For the Android market we know that the Transformer Prime will already hit the market in just 8 days. This device will be thinner, lighter and much more powerful with a quad-core Tegra under the hood. For the rest of the lineup we find that Asus has plans for two “Hero” products in Q1 2012 that will run Google’s Ice Cream Sandwich. One of these (so the rumor goes) could be a 3D display model (or maybe both will be).  nVidia is big on 3D and there have been some outstanding work done to bring the glassless 3D Panels up in quality and down in price. I would not be surprised to see a 3D enabled Quad Core Tegra under the hood of one of these two “Hero” products next year.

What we are seeing is the same thought process that Asus has used again and again with their products. They actually do some good market research and then they use the tried and tested shotgun approach. They launch multiple products and see which ones take off. In the case of the tablet; all three have but for different reasons (because different markets want different things). This is actually a great win for Asus as they can now work to perfect these products like they have done with the EEE PC line up which is now moving into another generation.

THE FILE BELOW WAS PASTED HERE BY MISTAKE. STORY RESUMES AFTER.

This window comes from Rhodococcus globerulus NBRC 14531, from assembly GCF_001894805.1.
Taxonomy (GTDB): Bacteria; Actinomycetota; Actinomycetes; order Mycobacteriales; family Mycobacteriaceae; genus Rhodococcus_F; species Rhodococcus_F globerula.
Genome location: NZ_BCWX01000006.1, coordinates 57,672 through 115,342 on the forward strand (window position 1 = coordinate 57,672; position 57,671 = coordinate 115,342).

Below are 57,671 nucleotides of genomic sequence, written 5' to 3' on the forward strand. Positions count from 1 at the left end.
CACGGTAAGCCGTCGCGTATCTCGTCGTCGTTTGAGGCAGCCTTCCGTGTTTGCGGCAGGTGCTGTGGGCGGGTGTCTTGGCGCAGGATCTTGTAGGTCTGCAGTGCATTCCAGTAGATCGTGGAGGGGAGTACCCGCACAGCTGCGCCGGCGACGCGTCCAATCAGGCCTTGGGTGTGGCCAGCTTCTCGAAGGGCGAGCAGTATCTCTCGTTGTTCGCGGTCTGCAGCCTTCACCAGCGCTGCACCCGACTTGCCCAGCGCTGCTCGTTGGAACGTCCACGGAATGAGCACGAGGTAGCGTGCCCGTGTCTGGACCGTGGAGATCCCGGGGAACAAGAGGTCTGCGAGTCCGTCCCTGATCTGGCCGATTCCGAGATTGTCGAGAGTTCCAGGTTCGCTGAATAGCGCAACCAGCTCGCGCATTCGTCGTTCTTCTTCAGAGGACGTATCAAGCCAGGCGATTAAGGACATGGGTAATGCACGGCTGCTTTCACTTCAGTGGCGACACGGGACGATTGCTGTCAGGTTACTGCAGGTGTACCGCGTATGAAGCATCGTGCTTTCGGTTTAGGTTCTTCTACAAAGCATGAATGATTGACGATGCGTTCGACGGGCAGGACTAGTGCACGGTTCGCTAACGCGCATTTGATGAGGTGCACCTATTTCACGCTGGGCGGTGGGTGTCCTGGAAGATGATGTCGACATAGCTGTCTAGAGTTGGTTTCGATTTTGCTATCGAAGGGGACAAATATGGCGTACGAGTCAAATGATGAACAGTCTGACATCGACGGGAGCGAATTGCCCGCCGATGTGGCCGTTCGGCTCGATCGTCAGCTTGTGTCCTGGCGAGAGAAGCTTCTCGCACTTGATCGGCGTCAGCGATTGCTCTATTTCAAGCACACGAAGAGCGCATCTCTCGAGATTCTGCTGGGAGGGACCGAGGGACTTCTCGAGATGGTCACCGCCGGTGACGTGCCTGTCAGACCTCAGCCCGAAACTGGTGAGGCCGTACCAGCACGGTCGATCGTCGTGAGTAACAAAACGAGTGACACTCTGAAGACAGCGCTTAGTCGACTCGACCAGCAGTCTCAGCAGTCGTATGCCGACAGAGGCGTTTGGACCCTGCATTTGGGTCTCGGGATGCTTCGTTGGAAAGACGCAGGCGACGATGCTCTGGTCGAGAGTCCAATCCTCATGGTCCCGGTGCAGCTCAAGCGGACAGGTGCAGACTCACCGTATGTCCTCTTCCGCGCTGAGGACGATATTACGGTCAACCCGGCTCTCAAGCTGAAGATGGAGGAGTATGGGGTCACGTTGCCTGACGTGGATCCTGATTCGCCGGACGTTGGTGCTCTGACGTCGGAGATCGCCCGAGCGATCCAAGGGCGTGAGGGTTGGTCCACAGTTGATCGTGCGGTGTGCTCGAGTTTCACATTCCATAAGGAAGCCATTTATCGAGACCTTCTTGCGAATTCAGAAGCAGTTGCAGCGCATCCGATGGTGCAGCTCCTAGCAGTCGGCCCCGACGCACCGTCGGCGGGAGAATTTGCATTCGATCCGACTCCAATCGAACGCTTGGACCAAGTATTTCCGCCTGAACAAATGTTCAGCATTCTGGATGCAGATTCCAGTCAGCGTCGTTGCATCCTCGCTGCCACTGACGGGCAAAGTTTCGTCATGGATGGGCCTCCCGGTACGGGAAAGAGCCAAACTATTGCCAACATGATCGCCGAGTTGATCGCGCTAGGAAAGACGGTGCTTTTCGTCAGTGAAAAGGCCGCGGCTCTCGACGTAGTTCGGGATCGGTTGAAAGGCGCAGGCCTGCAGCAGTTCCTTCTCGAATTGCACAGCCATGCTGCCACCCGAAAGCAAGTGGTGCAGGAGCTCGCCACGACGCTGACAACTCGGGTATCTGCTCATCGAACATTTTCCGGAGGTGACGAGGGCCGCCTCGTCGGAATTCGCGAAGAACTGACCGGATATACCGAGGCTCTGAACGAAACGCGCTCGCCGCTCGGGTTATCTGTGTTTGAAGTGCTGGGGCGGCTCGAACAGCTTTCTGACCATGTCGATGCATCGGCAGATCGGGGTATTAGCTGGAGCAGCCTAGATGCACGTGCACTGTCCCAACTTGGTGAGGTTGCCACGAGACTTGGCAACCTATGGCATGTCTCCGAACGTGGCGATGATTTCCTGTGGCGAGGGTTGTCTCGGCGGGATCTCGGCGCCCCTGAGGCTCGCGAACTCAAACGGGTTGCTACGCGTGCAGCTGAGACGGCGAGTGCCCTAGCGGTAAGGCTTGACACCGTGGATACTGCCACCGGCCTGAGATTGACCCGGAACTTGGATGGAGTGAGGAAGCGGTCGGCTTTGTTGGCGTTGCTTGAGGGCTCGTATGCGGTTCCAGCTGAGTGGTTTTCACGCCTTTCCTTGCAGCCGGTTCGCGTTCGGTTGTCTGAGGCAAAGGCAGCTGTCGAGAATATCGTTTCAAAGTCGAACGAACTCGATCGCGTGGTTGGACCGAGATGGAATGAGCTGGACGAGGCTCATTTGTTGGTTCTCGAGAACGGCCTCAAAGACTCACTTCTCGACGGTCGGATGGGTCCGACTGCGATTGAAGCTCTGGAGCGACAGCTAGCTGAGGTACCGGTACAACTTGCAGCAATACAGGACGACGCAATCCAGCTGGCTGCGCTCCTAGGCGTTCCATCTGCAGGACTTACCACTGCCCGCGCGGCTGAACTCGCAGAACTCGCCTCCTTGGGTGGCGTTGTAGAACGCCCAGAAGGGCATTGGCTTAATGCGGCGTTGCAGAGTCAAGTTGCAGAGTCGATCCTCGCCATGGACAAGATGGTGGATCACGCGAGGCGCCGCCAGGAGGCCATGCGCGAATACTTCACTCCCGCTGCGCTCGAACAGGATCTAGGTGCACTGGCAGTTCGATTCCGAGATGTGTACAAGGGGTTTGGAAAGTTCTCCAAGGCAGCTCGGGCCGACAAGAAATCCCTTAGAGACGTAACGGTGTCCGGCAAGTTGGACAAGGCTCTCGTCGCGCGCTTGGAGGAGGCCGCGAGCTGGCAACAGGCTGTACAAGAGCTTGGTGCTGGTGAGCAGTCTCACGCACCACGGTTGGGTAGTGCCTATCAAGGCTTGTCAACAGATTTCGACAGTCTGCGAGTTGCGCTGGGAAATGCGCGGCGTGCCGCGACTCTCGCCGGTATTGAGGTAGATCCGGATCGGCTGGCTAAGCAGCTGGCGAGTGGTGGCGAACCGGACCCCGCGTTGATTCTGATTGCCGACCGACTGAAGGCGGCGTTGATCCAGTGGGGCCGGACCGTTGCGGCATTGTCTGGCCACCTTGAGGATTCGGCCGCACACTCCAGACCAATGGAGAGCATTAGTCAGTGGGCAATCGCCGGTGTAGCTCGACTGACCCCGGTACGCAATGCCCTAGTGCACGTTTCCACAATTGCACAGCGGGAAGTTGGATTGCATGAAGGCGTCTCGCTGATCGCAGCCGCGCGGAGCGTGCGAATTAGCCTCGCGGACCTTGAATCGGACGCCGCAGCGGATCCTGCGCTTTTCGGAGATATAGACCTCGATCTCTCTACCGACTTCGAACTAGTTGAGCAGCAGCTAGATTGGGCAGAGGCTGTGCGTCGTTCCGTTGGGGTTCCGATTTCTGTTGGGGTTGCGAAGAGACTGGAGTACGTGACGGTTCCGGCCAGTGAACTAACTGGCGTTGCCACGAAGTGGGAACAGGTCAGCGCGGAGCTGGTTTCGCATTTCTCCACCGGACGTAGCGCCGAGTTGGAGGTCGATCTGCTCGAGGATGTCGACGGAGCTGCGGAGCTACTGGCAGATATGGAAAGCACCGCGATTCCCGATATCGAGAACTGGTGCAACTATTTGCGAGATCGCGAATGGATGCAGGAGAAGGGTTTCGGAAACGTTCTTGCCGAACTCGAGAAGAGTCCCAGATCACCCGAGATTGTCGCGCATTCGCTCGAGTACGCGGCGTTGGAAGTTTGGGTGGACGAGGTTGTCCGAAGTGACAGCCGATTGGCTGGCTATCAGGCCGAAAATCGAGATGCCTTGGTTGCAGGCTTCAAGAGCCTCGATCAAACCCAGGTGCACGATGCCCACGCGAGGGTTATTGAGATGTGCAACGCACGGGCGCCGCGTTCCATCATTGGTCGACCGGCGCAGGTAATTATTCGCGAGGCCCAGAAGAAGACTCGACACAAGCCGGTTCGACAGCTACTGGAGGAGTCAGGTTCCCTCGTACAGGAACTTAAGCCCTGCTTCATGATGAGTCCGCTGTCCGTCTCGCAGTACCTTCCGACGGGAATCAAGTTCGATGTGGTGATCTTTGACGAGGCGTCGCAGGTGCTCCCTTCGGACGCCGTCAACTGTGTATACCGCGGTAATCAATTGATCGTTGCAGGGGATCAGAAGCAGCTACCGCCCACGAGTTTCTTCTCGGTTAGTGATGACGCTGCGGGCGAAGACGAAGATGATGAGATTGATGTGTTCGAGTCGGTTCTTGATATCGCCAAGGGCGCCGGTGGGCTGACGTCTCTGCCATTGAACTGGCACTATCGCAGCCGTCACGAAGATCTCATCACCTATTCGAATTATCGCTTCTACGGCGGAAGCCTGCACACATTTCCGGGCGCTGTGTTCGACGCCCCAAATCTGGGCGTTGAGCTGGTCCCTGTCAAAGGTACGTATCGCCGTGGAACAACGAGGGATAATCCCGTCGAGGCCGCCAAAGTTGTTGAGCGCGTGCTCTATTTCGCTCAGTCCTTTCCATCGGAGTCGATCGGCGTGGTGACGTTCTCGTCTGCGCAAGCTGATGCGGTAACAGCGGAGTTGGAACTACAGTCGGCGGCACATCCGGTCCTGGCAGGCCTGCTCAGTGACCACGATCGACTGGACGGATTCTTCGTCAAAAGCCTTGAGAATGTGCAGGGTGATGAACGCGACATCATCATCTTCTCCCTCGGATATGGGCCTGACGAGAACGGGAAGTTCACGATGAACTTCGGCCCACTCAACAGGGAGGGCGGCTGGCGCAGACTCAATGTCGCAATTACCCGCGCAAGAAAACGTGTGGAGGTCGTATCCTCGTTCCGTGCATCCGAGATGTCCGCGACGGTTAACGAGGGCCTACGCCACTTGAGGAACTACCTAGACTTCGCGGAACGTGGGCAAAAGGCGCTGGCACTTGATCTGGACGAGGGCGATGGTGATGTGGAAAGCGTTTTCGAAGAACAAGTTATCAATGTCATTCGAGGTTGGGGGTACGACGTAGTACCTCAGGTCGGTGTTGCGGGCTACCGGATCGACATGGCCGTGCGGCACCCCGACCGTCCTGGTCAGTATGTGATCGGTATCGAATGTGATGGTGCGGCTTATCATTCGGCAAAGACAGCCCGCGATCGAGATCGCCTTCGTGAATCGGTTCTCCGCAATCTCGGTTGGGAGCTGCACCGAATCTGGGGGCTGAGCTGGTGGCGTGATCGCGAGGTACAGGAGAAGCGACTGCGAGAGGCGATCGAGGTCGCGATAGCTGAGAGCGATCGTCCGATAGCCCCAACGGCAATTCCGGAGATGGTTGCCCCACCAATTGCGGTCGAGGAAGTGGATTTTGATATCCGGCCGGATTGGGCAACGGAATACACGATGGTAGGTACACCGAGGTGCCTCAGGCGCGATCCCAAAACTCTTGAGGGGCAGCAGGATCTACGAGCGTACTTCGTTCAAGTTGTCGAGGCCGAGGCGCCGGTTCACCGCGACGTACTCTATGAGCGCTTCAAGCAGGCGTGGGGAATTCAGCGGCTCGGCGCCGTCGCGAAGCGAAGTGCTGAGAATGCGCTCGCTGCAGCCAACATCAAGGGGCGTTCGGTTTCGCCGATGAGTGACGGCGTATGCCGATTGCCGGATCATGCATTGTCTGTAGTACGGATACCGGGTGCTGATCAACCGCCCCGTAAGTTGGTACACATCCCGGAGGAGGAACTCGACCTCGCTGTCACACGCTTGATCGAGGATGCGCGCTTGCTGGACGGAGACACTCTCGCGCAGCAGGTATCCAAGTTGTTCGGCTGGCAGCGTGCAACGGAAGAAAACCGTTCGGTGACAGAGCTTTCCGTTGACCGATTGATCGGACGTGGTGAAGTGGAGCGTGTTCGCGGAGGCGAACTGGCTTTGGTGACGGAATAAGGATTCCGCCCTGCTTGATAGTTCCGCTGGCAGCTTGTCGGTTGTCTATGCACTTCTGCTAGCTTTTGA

This is what Asus does though, we have heard about it since we started our relationship with Asus back in the late 90’s. They were not quite where they are now, but the one thing they talked about consistently and asked about all the time was “what can we do to improve this”. Now they have a much larger market to ask that question of and they also can watch what their competitors do to gain an insight into how to build on their product portfolio. It has been interesting to watch them at work and to also see how their products impact the market (we will talk more about that later).

We will be keeping an eye on the tablet market as well as watching the development of Windows 8 to see how the chips fall and if Asus will become the leader in the “non-Apple” world of the tablet both x86 and ARM.

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Published in Editorials